Before I start, the first five photos are done like I am in a magazine, but we were asked specifically to do so by the challenge (stage your outfit in a setting that will go with your vision...think of yourself as a model in a fashion spread), so understand that is why my mid-century Eames rolling chair (mine is the real deal that I was able to save from being trashed!) is perched at the edge of my driveway with the vista of the forest in the background.

Chicken Wings were so a *thing* in the 1940s.

I was asked four questions by Julie, and since my answers pretty much cover everything I would have said here anyhow, I will copy and paste those here.  :-)

Tell us what artwork, movement, etc. you chose and why you chose it. 

After reading what the last challenge was going to be, my brain *immediately* went to Jackson Pollock. I own some Liberty tana lawn called Melly that is very reminiscent of his famous "splatter" paint technique and thought I would use that at first to create a design from one of my Japanese dress books. But after doing some research on Jackson Pollock and reminding myself that the National Gallery of Art here in DC has one of his most famous works (that I also happen to LOVE) Number 1 Lavender Mist, I knew that I wanted to try painting my fabric myself, in colors I love, just like he did with his work. To see how he did his splatter paint technique, check out this link. I explain how I created my vision of his work in my fabric in the next questions below.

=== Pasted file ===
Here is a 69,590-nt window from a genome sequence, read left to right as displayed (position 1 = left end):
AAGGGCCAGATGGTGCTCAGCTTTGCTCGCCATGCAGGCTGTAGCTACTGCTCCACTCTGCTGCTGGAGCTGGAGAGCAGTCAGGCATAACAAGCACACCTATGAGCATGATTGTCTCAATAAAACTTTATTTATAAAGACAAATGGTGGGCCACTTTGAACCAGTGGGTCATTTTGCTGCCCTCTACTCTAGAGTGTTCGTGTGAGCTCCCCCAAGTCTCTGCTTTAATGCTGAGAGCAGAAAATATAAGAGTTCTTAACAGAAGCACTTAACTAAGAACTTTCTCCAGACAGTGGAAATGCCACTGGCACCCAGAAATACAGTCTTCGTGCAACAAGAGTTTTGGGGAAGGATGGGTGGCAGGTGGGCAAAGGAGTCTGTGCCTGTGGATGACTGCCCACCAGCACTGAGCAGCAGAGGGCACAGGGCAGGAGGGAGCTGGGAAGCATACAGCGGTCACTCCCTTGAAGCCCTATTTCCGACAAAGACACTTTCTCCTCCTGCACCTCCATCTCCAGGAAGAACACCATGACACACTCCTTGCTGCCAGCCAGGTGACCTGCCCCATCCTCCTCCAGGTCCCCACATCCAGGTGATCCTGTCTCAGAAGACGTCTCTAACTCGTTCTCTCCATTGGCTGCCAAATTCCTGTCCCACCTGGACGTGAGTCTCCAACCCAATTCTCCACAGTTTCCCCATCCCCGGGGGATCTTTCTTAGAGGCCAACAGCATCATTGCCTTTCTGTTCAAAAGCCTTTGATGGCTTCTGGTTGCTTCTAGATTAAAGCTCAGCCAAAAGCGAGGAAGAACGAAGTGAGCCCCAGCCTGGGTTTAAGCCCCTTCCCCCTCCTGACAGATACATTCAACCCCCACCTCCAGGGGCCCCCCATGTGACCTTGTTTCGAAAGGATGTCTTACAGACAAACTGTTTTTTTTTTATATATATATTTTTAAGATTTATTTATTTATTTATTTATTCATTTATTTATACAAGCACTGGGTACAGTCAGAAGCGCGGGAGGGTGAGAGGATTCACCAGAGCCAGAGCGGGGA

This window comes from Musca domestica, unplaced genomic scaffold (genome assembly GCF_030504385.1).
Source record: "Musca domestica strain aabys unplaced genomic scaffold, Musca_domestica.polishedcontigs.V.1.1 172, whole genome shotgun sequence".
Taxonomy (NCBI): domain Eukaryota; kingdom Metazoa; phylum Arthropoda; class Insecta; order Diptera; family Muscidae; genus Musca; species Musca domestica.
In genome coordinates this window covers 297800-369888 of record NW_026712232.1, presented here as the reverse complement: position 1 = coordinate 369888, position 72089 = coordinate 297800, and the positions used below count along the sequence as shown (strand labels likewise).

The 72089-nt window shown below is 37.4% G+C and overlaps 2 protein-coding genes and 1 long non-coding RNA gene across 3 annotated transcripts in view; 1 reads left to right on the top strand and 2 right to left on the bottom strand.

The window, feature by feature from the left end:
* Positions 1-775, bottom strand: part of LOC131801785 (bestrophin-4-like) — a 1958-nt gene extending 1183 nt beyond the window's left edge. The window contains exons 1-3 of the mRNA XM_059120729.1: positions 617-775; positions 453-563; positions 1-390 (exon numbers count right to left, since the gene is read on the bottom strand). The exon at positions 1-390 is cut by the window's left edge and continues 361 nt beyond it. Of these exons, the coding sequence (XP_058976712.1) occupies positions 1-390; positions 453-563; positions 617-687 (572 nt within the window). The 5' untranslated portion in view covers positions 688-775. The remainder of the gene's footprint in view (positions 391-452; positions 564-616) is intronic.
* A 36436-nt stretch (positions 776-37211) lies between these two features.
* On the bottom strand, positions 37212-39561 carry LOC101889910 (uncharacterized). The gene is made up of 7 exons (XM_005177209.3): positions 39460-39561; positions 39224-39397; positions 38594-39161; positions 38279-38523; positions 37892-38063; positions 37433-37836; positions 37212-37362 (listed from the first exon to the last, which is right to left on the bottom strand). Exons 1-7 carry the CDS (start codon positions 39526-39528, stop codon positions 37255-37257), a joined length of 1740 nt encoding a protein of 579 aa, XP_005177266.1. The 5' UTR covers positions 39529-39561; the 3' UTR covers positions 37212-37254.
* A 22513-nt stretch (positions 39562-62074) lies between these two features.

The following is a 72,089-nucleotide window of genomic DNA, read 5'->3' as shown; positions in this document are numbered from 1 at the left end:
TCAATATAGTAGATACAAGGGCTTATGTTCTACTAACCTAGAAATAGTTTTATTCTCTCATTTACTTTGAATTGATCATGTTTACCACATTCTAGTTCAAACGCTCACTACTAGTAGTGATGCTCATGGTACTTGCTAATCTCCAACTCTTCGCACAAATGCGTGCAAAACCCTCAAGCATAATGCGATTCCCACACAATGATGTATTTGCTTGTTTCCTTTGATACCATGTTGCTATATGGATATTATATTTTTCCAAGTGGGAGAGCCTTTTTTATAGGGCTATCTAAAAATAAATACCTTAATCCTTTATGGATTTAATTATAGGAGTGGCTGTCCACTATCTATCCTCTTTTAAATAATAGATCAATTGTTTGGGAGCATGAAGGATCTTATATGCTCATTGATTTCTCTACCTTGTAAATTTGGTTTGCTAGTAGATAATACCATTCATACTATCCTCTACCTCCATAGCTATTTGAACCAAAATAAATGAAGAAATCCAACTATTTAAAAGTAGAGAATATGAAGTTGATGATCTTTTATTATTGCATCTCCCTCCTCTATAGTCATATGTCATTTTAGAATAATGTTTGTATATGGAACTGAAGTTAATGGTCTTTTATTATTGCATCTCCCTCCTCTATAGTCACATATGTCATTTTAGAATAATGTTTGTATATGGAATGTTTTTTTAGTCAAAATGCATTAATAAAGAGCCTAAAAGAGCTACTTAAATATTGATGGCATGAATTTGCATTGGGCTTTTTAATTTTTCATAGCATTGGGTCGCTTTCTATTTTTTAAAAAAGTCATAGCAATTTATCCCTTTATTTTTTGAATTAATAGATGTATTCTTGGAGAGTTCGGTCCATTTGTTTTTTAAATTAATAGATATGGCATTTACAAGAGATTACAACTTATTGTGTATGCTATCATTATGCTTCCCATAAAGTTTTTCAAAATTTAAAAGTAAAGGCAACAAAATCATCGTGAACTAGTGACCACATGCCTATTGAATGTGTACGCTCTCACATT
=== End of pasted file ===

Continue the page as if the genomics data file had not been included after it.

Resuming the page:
But he alone did not inspire me in my creation. I also read up on his wife, Lee Krasner, who also was a very successful, if less well known artist, in her own right. She was overshadowed by her husband, but her works also inspired me, as she, too, created works using a similar technique to Jackson Pollock.

The garment I decided to make is from the era of both of these artists and based on the portraits I saw of Lee Krasner, I could easily have seen her in a similar piece.